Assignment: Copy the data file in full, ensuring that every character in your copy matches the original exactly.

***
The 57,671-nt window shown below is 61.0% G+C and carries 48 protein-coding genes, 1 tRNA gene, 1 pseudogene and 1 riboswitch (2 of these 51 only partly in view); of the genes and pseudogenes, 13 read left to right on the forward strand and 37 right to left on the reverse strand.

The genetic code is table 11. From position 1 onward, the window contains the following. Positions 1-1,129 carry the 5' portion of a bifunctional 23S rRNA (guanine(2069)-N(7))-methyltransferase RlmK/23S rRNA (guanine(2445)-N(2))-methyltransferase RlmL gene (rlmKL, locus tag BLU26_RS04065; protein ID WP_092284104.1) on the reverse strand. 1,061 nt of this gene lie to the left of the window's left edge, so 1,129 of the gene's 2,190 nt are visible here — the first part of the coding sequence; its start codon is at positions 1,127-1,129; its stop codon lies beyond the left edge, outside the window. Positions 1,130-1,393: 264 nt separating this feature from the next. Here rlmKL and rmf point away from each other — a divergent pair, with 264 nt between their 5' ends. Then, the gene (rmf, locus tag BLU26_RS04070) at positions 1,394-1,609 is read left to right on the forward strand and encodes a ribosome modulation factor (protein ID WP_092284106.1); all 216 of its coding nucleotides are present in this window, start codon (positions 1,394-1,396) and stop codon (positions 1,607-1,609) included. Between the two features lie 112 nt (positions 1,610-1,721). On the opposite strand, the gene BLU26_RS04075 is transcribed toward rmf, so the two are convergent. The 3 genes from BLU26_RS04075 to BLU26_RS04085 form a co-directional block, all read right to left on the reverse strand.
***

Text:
The 57,671-nt window shown below is 61.0% G+C and carries 48 protein-coding genes, 1 tRNA gene, 1 pseudogene and 1 riboswitch (2 of these 51 only partly in view); of the genes and pseudogenes, 13 read left to right on the forward strand and 37 right to left on the reverse strand.

The genetic code is table 11. From position 1 onward, the window contains the following. Positions 1-1,129 carry the 5' portion of a bifunctional 23S rRNA (guanine(2069)-N(7))-methyltransferase RlmK/23S rRNA (guanine(2445)-N(2))-methyltransferase RlmL gene (rlmKL, locus tag BLU26_RS04065; protein ID WP_092284104.1) on the reverse strand. 1,061 nt of this gene lie to the left of the window's left edge, so 1,129 of the gene's 2,190 nt are visible here — the first part of the coding sequence; its start codon is at positions 1,127-1,129; its stop codon lies beyond the left edge, outside the window. Positions 1,130-1,393: 264 nt separating this feature from the next. Here rlmKL and rmf point away from each other — a divergent pair, with 264 nt between their 5' ends. Then, the gene (rmf, locus tag BLU26_RS04070) at positions 1,394-1,609 is read left to right on the forward strand and encodes a ribosome modulation factor (protein ID WP_092284106.1); all 216 of its coding nucleotides are present in this window, start codon (positions 1,394-1,396) and stop codon (positions 1,607-1,609) included. Between the two features lie 112 nt (positions 1,610-1,721). On the opposite strand, the gene BLU26_RS04075 is transcribed toward rmf, so the two are convergent. The 3 genes from BLU26_RS04075 to BLU26_RS04085 form a co-directional block, all read right to left on the reverse strand.